The Canadian regulator has just approved its tariff policy for the next five years. This should ensure remarkably stable cash flows over the period.

Enbridge's network is by far the largest and densest connecting the production basins of western Canada with the Midwest and eastern regions of the American continent.

Irreplaceable and non-reproducible, this strategic infrastructure complements that of TC Energy, which runs south from Canada, and the Trans Mountain project, which serves British Columbia.

With the boom in liquefied natural gas opening up new export markets, and hydrocarbon production in Canada on the rise structurally - despite the Trudeau government's cuts - the next few years are shaping up to be very promising.

These developments come at just the right time for Enbridge, which is completing a ten-year cycle marked by $70 billion invested in its infrastructure. These investments have quadrupled the Group's annual cash flow.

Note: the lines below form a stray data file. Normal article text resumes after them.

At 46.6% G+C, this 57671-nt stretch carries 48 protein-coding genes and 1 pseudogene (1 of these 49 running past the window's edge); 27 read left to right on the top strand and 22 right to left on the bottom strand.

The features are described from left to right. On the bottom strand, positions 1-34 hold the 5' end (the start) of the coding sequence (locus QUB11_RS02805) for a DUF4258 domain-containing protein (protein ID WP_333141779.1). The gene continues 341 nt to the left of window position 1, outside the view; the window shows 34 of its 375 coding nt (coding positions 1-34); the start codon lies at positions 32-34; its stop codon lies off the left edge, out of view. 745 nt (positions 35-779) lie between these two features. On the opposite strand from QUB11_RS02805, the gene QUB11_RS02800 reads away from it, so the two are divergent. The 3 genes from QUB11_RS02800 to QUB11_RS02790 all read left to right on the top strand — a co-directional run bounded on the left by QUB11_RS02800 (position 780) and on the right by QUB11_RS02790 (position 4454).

Earnings per share, on the other hand, have tended to stagnate for years. The high payout ratio has also forced the Group to increase its debt to significantly high levels.

Notwithstanding the reduced room for manœuvre afforded by this financial leverage, the 7.5% yield is not unattractive against a backdrop of 4% ten-year bond yields. A fall in interest rates would make it even more attractive.

Conversely, a rise in rates caused by a tighter monetary policy - motivated, for example, by persistent inflation - would lead to a sharp compression in valuation.